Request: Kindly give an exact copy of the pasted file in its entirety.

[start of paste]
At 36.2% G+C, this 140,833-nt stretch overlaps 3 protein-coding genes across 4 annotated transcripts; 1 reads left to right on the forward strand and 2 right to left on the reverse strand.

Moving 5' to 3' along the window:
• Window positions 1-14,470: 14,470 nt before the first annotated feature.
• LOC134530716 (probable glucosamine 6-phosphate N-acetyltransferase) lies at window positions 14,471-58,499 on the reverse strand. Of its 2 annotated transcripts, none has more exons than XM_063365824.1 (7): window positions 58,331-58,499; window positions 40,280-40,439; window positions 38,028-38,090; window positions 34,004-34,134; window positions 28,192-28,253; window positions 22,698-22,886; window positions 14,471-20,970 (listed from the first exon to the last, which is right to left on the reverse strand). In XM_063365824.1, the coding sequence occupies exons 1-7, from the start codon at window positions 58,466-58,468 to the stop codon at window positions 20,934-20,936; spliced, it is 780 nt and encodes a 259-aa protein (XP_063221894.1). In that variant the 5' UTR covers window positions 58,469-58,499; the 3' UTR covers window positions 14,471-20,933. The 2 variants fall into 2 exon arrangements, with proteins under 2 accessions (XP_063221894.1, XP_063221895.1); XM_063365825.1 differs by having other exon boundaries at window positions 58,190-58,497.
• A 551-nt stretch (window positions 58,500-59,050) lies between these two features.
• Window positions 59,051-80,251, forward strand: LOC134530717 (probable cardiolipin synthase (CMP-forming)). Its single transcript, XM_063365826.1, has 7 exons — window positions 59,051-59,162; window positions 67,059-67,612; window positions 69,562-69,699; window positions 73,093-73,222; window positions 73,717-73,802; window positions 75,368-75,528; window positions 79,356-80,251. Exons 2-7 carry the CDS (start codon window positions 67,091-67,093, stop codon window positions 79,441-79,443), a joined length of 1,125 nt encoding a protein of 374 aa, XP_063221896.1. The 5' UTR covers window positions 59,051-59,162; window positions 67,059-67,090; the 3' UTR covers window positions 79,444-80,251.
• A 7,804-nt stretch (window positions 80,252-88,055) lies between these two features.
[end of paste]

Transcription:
At 36.2% G+C, this 140,833-nt stretch overlaps 3 protein-coding genes across 4 annotated transcripts; 1 reads left to right on the forward strand and 2 right to left on the reverse strand.

Moving 5' to 3' along the window:
• Window positions 1-14,470: 14,470 nt before the first annotated feature.
• LOC134530716 (probable glucosamine 6-phosphate N-acetyltransferase) lies at window positions 14,471-58,499 on the reverse strand. Of its 2 annotated transcripts, none has more exons than XM_063365824.1 (7): window positions 58,331-58,499; window positions 40,280-40,439; window positions 38,028-38,090; window positions 34,004-34,134; window positions 28,192-28,253; window positions 22,698-22,886; window positions 14,471-20,970 (listed from the first exon to the last, which is right to left on the reverse strand). In XM_063365824.1, the coding sequence occupies exons 1-7, from the start codon at window positions 58,466-58,468 to the stop codon at window positions 20,934-20,936; spliced, it is 780 nt and encodes a 259-aa protein (XP_063221894.1). In that variant the 5' UTR covers window positions 58,469-58,499; the 3' UTR covers window positions 14,471-20,933. The 2 variants fall into 2 exon arrangements, with proteins under 2 accessions (XP_063221894.1, XP_063221895.1); XM_063365825.1 differs by having other exon boundaries at window positions 58,190-58,497.
• A 551-nt stretch (window positions 58,500-59,050) lies between these two features.
• Window positions 59,051-80,251, forward strand: LOC134530717 (probable cardiolipin synthase (CMP-forming)). Its single transcript, XM_063365826.1, has 7 exons — window positions 59,051-59,162; window positions 67,059-67,612; window positions 69,562-69,699; window positions 73,093-73,222; window positions 73,717-73,802; window positions 75,368-75,528; window positions 79,356-80,251. Exons 2-7 carry the CDS (start codon window positions 67,091-67,093, stop codon window positions 79,441-79,443), a joined length of 1,125 nt encoding a protein of 374 aa, XP_063221896.1. The 5' UTR covers window positions 59,051-59,162; window positions 67,059-67,090; the 3' UTR covers window positions 79,444-80,251.
• A 7,804-nt stretch (window positions 80,252-88,055) lies between these two features.